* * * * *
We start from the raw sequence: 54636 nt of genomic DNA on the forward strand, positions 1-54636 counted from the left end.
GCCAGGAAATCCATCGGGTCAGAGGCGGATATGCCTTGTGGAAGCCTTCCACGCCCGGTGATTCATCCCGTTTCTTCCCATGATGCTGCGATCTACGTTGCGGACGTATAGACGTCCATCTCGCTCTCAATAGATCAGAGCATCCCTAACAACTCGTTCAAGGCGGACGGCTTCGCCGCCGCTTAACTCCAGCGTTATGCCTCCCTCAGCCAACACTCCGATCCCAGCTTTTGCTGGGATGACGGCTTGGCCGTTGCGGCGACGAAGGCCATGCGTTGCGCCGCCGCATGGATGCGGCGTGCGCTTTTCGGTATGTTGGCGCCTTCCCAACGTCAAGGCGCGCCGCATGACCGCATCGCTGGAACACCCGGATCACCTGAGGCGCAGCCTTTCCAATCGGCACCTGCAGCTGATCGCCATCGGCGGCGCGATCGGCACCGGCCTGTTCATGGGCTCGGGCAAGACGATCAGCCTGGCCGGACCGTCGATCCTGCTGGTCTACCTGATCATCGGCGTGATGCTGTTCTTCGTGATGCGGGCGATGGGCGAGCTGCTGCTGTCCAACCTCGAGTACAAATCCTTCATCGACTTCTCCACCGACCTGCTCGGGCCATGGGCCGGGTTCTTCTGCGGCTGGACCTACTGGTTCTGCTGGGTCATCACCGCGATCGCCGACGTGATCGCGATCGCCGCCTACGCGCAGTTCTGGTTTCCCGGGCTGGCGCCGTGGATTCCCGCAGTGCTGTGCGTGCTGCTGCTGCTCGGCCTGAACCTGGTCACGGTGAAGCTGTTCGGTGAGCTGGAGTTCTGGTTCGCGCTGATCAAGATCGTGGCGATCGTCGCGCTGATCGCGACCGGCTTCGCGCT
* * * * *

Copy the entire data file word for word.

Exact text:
We start from the raw sequence: 54636 nt of genomic DNA on the forward strand, positions 1-54636 counted from the left end.
GCCAGGAAATCCATCGGGTCAGAGGCGGATATGCCTTGTGGAAGCCTTCCACGCCCGGTGATTCATCCCGTTTCTTCCCATGATGCTGCGATCTACGTTGCGGACGTATAGACGTCCATCTCGCTCTCAATAGATCAGAGCATCCCTAACAACTCGTTCAAGGCGGACGGCTTCGCCGCCGCTTAACTCCAGCGTTATGCCTCCCTCAGCCAACACTCCGATCCCAGCTTTTGCTGGGATGACGGCTTGGCCGTTGCGGCGACGAAGGCCATGCGTTGCGCCGCCGCATGGATGCGGCGTGCGCTTTTCGGTATGTTGGCGCCTTCCCAACGTCAAGGCGCGCCGCATGACCGCATCGCTGGAACACCCGGATCACCTGAGGCGCAGCCTTTCCAATCGGCACCTGCAGCTGATCGCCATCGGCGGCGCGATCGGCACCGGCCTGTTCATGGGCTCGGGCAAGACGATCAGCCTGGCCGGACCGTCGATCCTGCTGGTCTACCTGATCATCGGCGTGATGCTGTTCTTCGTGATGCGGGCGATGGGCGAGCTGCTGCTGTCCAACCTCGAGTACAAATCCTTCATCGACTTCTCCACCGACCTGCTCGGGCCATGGGCCGGGTTCTTCTGCGGCTGGACCTACTGGTTCTGCTGGGTCATCACCGCGATCGCCGACGTGATCGCGATCGCCGCCTACGCGCAGTTCTGGTTTCCCGGGCTGGCGCCGTGGATTCCCGCAGTGCTGTGCGTGCTGCTGCTGCTCGGCCTGAACCTGGTCACGGTGAAGCTGTTCGGTGAGCTGGAGTTCTGGTTCGCGCTGATCAAGATCGTGGCGATCGTCGCGCTGATCGCGACCGGCTTCGCGCT